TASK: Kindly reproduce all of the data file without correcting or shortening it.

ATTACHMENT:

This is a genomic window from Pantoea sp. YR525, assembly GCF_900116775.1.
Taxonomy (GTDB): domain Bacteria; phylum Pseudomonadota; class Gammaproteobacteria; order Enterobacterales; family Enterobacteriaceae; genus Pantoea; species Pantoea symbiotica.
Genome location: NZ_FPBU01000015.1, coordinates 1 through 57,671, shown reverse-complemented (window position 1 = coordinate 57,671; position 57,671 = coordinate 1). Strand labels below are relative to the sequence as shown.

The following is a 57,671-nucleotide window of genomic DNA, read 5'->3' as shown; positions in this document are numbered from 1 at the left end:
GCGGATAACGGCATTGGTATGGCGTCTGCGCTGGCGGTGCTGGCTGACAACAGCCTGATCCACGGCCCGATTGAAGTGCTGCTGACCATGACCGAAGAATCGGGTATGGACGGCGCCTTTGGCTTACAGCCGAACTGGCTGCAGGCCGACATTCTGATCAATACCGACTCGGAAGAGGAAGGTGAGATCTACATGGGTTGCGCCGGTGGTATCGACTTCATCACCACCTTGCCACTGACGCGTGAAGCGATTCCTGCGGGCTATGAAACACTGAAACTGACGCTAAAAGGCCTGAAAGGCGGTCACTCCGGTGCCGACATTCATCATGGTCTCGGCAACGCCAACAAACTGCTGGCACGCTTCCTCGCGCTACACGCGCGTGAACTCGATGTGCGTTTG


This is a genomic window from Pantoea sp. YR525, assembly GCF_900116775.1.
Taxonomy (GTDB): domain Bacteria; phylum Pseudomonadota; class Gammaproteobacteria; order Enterobacterales; family Enterobacteriaceae; genus Pantoea; species Pantoea symbiotica.
Genome location: NZ_FPBU01000015.1, coordinates 1 through 57,671, shown reverse-complemented (window position 1 = coordinate 57,671; position 57,671 = coordinate 1). Strand labels below are relative to the sequence as shown.

The following is a 57,671-nucleotide window of genomic DNA, read 5'->3' as shown; positions in this document are numbered from 1 at the left end:
GCGGATAACGGCATTGGTATGGCGTCTGCGCTGGCGGTGCTGGCTGACAACAGCCTGATCCACGGCCCGATTGAAGTGCTGCTGACCATGACCGAAGAATCGGGTATGGACGGCGCCTTTGGCTTACAGCCGAACTGGCTGCAGGCCGACATTCTGATCAATACCGACTCGGAAGAGGAAGGTGAGATCTACATGGGTTGCGCCGGTGGTATCGACTTCATCACCACCTTGCCACTGACGCGTGAAGCGATTCCTGCGGGCTATGAAACACTGAAACTGACGCTAAAAGGCCTGAAAGGCGGTCACTCCGGTGCCGACATTCATCATGGTCTCGGCAACGCCAACAAACTGCTGGCACGCTTCCTCGCGCTACACGCGCGTGAACTCGATGTGCGTTTG